The coronavirus pandemic has brought on many challenges since it began disrupting our lives in March. As we move through the fall and into winter with the virus raging, the prospect of new vaccines finally offer some light at the end of the tunnel.

The pandemic has been nothing if not a learning experience, testing our endurance while giving us new insight into how we conduct our lives and socialize with each other. Recently, I have been taking stock of opportunities lost and wisdom gained.

First, I will never again take for granted the small pleasures in swapping air with my fellow human beings. I miss the face-to-face contact, the touching of an arm and hugging of a friend. I miss the satisfaction of being able to incorporate all my senses into understanding how the emotions and body language of another person make them who they are. Zoom is far from an adequate replacement. Emails are too brief, and phone calls lack the joy of in-person communication.

I miss the spray of spit from the actors at the Pittsburgh Public Theater, the crowds at the Washington and Pittsburgh symphonies and the warm faces of my colleagues at meetings and at the gym. I miss the bustling sounds of crowded restaurants. I miss the summer and holiday blockbuster movies at the cinema. I miss not being able to converse in public because my face is covered.

This year we have learned a great deal about how we warehouse the elderly in their golden years. Nursing homes became the first death traps when COVID-19 made its spring appearance. These facilities were locked down like prisons, and residents were confined to their rooms with little interaction with family or other residents.

We watched as a close friend in her 90s was able to remain in a small, first-floor condominium. She communed with nature, tended to her plants, visited with masked friends and traveled around the community in her caregiver’s car. Her quality of life was over the moon compared to family members locked down in care facilities over many months. Clearly, our infrastructure for elder care is inadequate, and home health-care options need to become less expensive and more accessible.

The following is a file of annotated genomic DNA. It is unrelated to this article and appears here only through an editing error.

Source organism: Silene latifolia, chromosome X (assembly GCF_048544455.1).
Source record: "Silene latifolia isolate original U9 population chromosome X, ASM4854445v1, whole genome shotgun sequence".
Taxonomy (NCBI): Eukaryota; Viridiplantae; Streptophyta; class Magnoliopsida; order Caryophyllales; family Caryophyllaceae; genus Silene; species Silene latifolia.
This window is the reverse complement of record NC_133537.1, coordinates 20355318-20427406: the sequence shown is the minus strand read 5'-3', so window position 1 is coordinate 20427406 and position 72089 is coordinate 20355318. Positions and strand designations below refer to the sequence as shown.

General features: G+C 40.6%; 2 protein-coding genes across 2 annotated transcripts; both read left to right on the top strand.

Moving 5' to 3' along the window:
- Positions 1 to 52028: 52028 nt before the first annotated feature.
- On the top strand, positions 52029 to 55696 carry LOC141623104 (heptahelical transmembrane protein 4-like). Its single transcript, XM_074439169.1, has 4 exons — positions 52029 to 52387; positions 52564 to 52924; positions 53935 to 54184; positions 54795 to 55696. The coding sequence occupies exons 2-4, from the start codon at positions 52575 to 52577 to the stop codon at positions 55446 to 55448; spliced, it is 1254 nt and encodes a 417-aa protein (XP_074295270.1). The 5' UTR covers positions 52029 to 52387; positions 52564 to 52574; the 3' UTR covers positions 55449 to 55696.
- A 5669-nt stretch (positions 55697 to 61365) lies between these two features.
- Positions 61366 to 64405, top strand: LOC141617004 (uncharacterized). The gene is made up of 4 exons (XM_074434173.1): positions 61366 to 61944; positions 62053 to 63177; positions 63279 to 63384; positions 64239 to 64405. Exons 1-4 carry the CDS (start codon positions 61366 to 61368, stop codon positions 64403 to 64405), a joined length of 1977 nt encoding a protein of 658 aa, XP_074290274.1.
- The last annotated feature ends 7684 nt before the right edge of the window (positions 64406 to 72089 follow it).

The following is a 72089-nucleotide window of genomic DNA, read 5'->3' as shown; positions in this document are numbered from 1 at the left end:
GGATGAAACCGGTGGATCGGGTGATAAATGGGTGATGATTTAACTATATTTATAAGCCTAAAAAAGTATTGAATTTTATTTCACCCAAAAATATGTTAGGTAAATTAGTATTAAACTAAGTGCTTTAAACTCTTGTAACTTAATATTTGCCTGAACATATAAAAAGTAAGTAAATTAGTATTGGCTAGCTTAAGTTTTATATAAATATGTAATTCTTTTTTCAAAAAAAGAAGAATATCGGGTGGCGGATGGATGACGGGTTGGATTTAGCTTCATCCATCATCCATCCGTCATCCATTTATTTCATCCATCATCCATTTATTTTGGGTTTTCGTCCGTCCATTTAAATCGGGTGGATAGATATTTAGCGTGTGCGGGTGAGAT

The pandemic gave new meaning to the home being one’s castle. Some would say a fortress. My wife and I are both retired, and spent much of the day at home before the pandemic. Nonetheless, the inability to travel abroad or to plan activities away from home forced us to gain new perspectives on our living environment.

Furniture was added and subtracted. The basement and closets were finally cleaned. Rooms were organized into new configurations. An old stereo system was updated via online shopping so that dusty vinyl records and old cassette tapes could be heard. Bird watching and gardening took on new (even spiritual) importance. Our respective hobbies of reading and quilting achieved levels of importance never before imagined – 27 books and three quilts at last count.

Not long before the pandemic struck, we snickered at Asians, encountered while traveling, all wearing masks as part of their everyday hygiene and personal protection. Now, we purchase masks to match our outfits or to make a political statement. Masks pile up in the car, in our pockets and in the foyer. On Amazon, there are thousands of sites selling masks of every conceivable size, design and material. A product unknown to us in the spring has become the go-to Christmas stocking stuffer.

Back in March, no one could have predicted that the Thanksgiving, Christmas and New Year holidays would be downgraded to simple stay-at-home affairs with little interaction among extended family or friends. While the boisterous celebration is gone, there is now time to contemplate the meaning of each occasion. More diets will be maintained, and fewer instances of drunken driving will reduce carnage on the roads.

Conversely, loneliness and isolation will foster more depression and, sadly, more suicide and domestic violence.

Globally, the pandemic has given us a warning, and it has informed leaders around the world of proactive actions that must be taken to avoid the next disruptive event. More deadly viruses, global warming and the migration of large populations across borders are real and present dangers. The virus has made it abundantly clear that these multinational problems require multinational cooperation, planning and solutions.

From all indications, the pandemic will be darkest in the coming months before it subsides. The small inconveniences most of us face are far less significant than the death and consequences it has caused to society as a whole. During this holiday season, our thoughts should be with those less fortunate who must endure the virus under already pitiful circumstances. Every act of kindness and gesture of charitable contribution will be the best gift to give and receive.

We should also be grateful and willing to reach deep to show how thankful we are for the millions of individuals who have made it possible to get us through these trying times. Conservative columnist Peggy Noonan, in her weekly Wall Street Journal column had an excellent idea. Noonan proposed that all undocumented workers who risked their health and their family’s safety to keep the country above water during the pandemic should be granted citizenship, along with their immediate families.

Such an act of appreciation and compassion would make us all proud.

Gary Stout is a Washington attorney.

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